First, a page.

A Publication
of Reliable Methods
for the Preparation
of Organic Compounds
Annual Volume
Org. Synth. 1967, 47, 62
DOI: 10.15227/orgsyn.047.0062
Submitted by R. Breslow and J. Posner1.
Checked by E. J. Corey and M. F. Semmelhack.
1. Procedure
Caution! See (Note 1).
A. α,α'-Dibromodibenzyl ketone. To a solution of 70 g. (0.33 mole) of commercial dibenzyl ketone in 250 ml. of glacial acetic acid in a 2-l. one-necked flask fitted with a magnetic stirrer a solution of 110 g. (0.67 mole) of bromine in 500 ml. of acetic acid is added through a dropping funnel over a 15-minute period. After addition is complete, the mixture is stirred for an additional 5 minutes and is then poured into 1 l. of water. Solid sodium sulfite is added in small portions until the initial yellow color of the solution is discharged, and the mixture is allowed to stand for 1 hour. The slightly yellow dibromoketone is then collected by filtration and air-dried. Recrystallization from 1 l. of ligroin yields 97 g. of white needles, m.p. 79–87°; an additional 11 g., m.p. 79–83°, is obtained by concentrating the mother liquors, and the two crops are combined (Note 1).
B. Diphenylcyclopropenone. A solution of 100 ml. of triethylamine (Note 2) in 250 ml. of methylene chloride is magnetically stirred in a 2-l. one-necked flask while 108 g. (0.29 mole) of the above dibromoketone in 500 ml. of methylene chloride is added dropwise over 1 hour. The mixture is stirred for an additional 30 minutes and then extracted with two 150-ml. portions of 3N hydrochloric acid; the aqueous extracts are discarded. The red organic solution is transferred to a 2-l. Erlenmeyer flask and cooled in an ice bath. While this solution is swirled, a cold solution of 50 ml. of concentrated sulfuric acid in 25 ml. of water is slowly added. A slightly pink precipitate of diphenylcyclopropenone bisulfate gradually separates (Note 3). This is collected on a sintered-glass funnel and washed with two 100-ml. portions of methylene chloride. The solid is then returned to the flask (Note 4) along with 250 ml. of methylene chloride and 500 ml. of water, and 5 g. of solid sodium carbonate is added in small portions. The organic layers is collected and the aqueous solution extracted with two 150-ml. portions of methylene chloride. The combined organic layers are dried over magnesium sulfate and evaporated to dryness. The impure diphenylcyclopropenone is recrystallized by repeated extraction with boiling cyclohexane (total 1.5 l.), the solution being decanted in each case from a reddish oily impurity. On cooling, the solution deposits 29 g. of white crystals, and an additional 1 g. can be obtained by concentrating the mother liquors to 150 ml. The combined 30 g., m.p. 119–120°, represents an overall yield of 44% based on dibenzylketone.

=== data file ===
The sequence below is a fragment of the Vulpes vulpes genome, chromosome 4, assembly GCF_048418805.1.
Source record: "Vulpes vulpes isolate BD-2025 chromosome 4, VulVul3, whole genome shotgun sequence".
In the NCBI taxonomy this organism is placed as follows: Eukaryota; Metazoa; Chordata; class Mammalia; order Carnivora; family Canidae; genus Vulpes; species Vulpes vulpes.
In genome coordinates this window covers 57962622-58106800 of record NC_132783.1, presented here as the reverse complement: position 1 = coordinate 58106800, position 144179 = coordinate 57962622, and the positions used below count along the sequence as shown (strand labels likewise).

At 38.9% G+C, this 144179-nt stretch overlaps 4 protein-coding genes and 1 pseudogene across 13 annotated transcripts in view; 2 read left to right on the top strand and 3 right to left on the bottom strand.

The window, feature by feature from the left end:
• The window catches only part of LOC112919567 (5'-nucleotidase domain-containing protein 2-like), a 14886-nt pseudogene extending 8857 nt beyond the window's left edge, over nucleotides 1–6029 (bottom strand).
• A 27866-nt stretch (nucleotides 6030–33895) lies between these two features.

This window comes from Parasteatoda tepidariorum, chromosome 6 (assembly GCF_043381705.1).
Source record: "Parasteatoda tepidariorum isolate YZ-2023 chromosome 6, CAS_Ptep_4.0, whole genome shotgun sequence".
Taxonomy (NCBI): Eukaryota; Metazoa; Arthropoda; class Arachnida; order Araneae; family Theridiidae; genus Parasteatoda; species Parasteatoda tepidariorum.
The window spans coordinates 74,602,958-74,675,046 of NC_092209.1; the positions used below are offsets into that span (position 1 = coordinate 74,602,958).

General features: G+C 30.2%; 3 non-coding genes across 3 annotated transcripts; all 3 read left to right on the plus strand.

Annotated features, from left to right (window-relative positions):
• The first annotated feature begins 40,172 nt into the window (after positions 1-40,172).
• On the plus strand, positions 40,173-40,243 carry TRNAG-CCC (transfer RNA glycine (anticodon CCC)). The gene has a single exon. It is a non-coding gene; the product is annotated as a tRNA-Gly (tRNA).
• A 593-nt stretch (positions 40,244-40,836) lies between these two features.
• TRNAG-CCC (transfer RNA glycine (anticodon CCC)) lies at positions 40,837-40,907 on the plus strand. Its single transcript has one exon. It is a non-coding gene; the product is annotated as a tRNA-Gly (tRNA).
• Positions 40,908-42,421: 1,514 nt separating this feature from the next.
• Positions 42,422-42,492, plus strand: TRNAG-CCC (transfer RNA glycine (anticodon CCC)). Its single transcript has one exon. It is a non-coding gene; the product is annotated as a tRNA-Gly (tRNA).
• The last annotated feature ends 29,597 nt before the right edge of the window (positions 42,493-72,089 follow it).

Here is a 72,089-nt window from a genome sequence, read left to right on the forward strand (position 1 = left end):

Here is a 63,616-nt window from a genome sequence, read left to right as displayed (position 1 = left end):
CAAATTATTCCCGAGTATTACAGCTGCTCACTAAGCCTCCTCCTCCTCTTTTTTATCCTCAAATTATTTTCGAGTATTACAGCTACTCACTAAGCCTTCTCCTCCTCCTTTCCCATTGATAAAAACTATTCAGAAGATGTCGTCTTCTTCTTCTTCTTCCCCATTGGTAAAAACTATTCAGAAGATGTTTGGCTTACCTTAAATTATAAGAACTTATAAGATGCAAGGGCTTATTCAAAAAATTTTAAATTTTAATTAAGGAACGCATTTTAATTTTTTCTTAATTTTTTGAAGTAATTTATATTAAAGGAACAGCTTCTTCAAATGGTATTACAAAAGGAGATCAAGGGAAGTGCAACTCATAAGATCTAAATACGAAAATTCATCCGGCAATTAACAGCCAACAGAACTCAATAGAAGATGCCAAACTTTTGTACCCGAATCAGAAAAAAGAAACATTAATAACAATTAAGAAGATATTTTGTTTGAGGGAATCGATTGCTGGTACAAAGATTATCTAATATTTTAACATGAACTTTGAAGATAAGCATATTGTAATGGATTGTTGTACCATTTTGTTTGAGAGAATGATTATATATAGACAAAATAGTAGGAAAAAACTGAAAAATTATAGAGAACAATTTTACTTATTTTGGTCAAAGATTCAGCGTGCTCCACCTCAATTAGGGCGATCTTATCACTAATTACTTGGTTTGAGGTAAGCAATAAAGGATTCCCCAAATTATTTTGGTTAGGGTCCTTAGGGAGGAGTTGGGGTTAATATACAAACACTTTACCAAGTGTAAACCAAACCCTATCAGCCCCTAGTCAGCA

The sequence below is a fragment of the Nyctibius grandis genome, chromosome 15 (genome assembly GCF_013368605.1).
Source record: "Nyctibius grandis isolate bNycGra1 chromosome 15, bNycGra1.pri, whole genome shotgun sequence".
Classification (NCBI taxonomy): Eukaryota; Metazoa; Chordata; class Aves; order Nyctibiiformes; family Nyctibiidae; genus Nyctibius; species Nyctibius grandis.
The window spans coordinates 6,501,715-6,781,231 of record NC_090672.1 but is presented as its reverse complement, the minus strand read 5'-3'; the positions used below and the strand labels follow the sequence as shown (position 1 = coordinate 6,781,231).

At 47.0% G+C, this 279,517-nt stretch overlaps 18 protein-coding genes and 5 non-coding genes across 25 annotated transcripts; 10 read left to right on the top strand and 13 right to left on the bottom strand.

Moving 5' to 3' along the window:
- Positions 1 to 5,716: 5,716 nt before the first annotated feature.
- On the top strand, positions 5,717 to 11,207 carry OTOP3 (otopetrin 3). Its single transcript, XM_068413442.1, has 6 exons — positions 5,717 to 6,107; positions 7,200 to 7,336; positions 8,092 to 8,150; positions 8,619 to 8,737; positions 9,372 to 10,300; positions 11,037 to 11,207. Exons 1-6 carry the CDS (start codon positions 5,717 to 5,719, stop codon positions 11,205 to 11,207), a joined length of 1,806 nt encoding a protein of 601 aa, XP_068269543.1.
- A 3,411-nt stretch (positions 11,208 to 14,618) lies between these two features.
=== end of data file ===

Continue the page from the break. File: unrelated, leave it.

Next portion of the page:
2. Notes
1. Care should be taken to prevent either the dibromoketone or the cyclopropenone from coming into contact with the skin, as allergic reactions have been observed in several cases. The use of gloves is recommended especially for the bromoketone. The latter product has a wide melting range because it is a mixture of the meso- and d,l-compounds.
2. For best results the commercial triethylamine (Matheson, b.p. 89–90°) should be purified to remove primary and secondary amines and water, either by distillation from acetic anhydride and then from barium oxide, or by reaction with phenylisocyanate.2,3
3. If the white solid fails to separate after 15–30 minutes, concentrated sulfuric acid is added in 4-ml. portions to the cooled solution with swirling until the white solid appears.
4. Since some of the white solid adheres to the walls of the flask, it is convenient to use the same flask for the neutralization after rinsing it with methylene chloride.
3. Discussion
Diphenylcyclopropenone has also been prepared by the action of phenylchlorocarbene on phenylketene acetal4 and by the reaction of dihalocarbene with diphenylacetylene.5 The present procedure6 is the most convenient on a preparative scale.
4. Merits of the Preparation
Diphenylcyclopropenone is the first stable molecule prepared which has a carbonyl group in a three-membered ring. In a very real sense the compound has aromatic character and is fairly stable.4 An interesting cycloaddition reaction of enamines with diphenylcyclopropenone has been reported.7
This preparation is referenced from:

References and Notes
  1. Department of Chemistry, Columbia University, New York, New York 10027.
  2. A. Weissberger, "Technique of Organic Chemistry," Vol. VII, 2nd ed., Interscience Publishers Inc., New York, 1955, p. 445.
  3. J. C. Sauer, Org. Syntheses, Coll. Vol. 4, 561 (1963).
  4. R. Breslow, R. Haynie, and J. Mirra, J. Am. Chem. Soc., 81, 247 (1959).
  5. M. E. Volpin, Yu. D. Koreshokov, and D. N. Kursanov, Izv. Akad. Nauk SSSR, 560 (1959).
  6. R. Breslow, J. Posner, and A. Krebs, J. Am. Chem. Soc., 85, 234 (1963).
  7. J. Ciabattoni and G. A. Berchtold, J. Org. Chem., 31, 1336 (1966).

Chemical Abstracts Nomenclature (Collective Index Number);
(Registry Number)

sulfuric acid (7664-93-9)

hydrochloric acid (7647-01-0)

acetic acid (64-19-7)

acetic anhydride (108-24-7)

sodium sulfite (7757-83-7)

sodium carbonate (497-19-8)

bromine (7726-95-6)

barium oxide

cyclohexane (110-82-7)

methylene chloride (75-09-2)

phenylisocyanate (103-71-9)

magnesium sulfate (7487-88-9)

dibenzyl ketone,
dibenzylketone (102-04-5)

Diphenylacetylene (501-65-5)

bromoketone (593-95-3)

triethylamine (121-44-8)

Diphenylcyclopropenone (886-38-4)

diphenylcyclopropenone bisulfate

cyclopropenone (2961-80-0)


phenylketene acetal

α,α'-Dibromodibenzyl ketone (958-79-2)